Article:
Objective: Previous studies suggest athletes underreport concussions. We sought to determine whether athletes in our clinics have sustained previous concussions that went undiagnosed.
Design: Multicentered cross sectional study.
Setting: Two sport concussion clinics.
Patients: Patients diagnosed with sport-related concussions or concussions with injury mechanisms and forces similar to those observed in sports were included.
Main Outcome Measures: The proportion of patients who answered “yes” to the following question were defined as having a previously undiagnosed concussion: “Have you ever sustained a blow to the head which was NOT diagnosed as a concussion but was followed by one or more of the signs and symptoms listed in the Post Concussion Symptom Scale?”
Results: Of the 486 patients included in the final analysis, 148 (30.5%) patients reported a previously undiagnosed concussion. Athletes reporting previously undiagnosed concussions had a higher mean Post Concussion Symptom Scale (PCSS) score (33 vs 25; P < 0.004) and were more likely to have lost consciousness (31% vs 22%; P = 0.038) with their current injury than athletes without previously undiagnosed concussions.
Conclusions: Nearly one-third of athletes have sustained previously undiagnosed concussions, defined as a blow to the head followed by the signs and symptoms included in the PCSS. Furthermore, these previously undiagnosed concussions are associated with higher PCSS scores and higher loss of consciousness rates when future concussions occur.
Clinical Relevance: Many athletes have sustained previous blows to the head that result in the signs and symptoms of concussion but have not been diagnosed with a concussion. These injuries are associated with increased rates of loss of consciousness and higher symptom scale scores with future concussions.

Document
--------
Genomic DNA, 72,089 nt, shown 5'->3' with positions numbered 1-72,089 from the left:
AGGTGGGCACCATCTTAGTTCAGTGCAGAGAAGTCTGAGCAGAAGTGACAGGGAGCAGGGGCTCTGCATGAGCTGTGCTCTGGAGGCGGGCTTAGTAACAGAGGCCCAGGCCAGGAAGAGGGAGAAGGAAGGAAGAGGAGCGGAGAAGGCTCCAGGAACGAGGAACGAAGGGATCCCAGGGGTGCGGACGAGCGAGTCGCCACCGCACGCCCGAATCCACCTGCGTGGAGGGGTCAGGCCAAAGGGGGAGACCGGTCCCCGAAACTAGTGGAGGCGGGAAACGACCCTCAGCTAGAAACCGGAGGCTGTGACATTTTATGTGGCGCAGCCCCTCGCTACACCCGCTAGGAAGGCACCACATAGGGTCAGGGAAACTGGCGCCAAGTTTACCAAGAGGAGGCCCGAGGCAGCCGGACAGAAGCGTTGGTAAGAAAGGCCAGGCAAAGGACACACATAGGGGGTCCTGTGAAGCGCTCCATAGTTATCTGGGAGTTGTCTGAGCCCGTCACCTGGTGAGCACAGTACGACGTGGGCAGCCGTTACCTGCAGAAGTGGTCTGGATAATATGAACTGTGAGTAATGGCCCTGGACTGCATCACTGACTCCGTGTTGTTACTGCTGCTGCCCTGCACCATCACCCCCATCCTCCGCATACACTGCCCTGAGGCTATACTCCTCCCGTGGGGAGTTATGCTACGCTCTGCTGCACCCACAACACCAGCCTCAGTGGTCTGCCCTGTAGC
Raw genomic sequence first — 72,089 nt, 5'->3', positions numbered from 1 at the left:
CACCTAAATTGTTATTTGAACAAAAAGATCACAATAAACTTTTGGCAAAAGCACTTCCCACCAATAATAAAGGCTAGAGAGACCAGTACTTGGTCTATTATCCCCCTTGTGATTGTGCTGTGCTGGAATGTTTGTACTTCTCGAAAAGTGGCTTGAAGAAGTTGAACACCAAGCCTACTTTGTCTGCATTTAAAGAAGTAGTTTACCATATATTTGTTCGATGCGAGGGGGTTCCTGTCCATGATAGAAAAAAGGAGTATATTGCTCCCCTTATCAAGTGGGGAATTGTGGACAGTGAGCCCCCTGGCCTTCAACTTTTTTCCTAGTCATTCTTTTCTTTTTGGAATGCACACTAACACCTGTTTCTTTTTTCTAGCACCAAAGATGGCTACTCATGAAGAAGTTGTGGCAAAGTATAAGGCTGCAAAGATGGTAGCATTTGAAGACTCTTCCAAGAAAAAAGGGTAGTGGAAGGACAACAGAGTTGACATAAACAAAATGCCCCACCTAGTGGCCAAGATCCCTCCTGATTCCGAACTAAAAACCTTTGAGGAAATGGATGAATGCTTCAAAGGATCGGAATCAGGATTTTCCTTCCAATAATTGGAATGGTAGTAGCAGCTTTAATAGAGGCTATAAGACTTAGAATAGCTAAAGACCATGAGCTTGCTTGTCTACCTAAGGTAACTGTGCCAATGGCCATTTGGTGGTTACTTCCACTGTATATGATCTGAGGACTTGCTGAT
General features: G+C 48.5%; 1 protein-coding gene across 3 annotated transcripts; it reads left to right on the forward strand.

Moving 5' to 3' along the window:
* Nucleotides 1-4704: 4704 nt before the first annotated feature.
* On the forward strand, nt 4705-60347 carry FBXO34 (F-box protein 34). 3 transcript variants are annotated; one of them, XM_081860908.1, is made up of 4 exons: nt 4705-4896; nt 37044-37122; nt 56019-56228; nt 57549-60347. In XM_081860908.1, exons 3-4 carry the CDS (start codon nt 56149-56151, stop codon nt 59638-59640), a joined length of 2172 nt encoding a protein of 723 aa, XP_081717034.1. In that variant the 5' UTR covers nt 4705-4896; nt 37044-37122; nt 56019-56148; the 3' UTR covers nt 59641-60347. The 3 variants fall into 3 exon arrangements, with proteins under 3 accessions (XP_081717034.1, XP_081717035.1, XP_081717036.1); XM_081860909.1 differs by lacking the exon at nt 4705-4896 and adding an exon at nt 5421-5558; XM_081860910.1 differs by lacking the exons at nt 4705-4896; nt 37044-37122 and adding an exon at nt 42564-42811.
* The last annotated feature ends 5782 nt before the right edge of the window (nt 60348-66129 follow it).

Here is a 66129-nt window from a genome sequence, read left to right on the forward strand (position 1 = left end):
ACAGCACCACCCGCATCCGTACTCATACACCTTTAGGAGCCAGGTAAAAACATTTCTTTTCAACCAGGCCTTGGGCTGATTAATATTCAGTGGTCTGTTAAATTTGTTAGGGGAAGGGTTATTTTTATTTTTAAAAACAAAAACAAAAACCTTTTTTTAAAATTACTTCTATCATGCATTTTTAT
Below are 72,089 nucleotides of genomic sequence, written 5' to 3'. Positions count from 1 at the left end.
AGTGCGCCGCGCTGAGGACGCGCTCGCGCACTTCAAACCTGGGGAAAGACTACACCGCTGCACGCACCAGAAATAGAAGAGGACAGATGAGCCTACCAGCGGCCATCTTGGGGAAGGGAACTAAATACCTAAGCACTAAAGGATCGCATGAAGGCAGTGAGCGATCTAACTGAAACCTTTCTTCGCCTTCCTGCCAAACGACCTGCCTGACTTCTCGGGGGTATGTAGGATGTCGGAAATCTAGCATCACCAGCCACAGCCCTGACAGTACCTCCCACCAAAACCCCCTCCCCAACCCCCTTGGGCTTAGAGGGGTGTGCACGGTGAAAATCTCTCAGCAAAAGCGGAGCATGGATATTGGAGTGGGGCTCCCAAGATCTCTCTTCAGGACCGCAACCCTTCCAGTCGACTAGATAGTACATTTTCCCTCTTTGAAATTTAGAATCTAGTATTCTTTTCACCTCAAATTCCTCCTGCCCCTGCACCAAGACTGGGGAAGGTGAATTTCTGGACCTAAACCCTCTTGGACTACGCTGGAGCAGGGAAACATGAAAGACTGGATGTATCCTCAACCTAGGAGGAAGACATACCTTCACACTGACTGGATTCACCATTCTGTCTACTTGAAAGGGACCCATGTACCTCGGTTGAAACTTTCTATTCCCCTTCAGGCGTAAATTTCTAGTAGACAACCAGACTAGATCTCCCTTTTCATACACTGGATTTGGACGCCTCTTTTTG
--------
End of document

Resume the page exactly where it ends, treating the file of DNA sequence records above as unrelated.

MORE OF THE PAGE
*Sports Concussion Clinic, Division of Sports Medicine, Department of Orthopaedics, Boston Children's Hospital, Boston, Massachusetts;
†The Micheli Center for Sports Injury Prevention, Boston, Massachusetts;
‡Brain Injury Center, Boston Children's Hospital, Boston, Massachusetts;
§Division of Emergency Medicine, Department of Medicine, Boston Children's Hospital, Boston, Massachusetts; and
¶Sports Medicine Concussion Program, Department of Orthopaedics, University of Pittsburgh Medical Center, Pittsburgh, Pennsylvania.
Corresponding Author: William P. Meehan III, MD, Sports Concussion Clinic, Division of Sports Medicine, Boston Children's Hospital, 319 Longwood Ave, Floor 6, Boston, MA 02115 (firstname.lastname@example.org).
Supported by National Institutes of Health Grants T32 HD040128 to 06A1 (to W.P. Meehan) and National Institute of Child Health and Human Development Grants K12 HD052896 to 01A1 (to R.C. Mannix).
The authors report no conflicts of interest.
Received October 18, 2012
Accepted February 28, 2013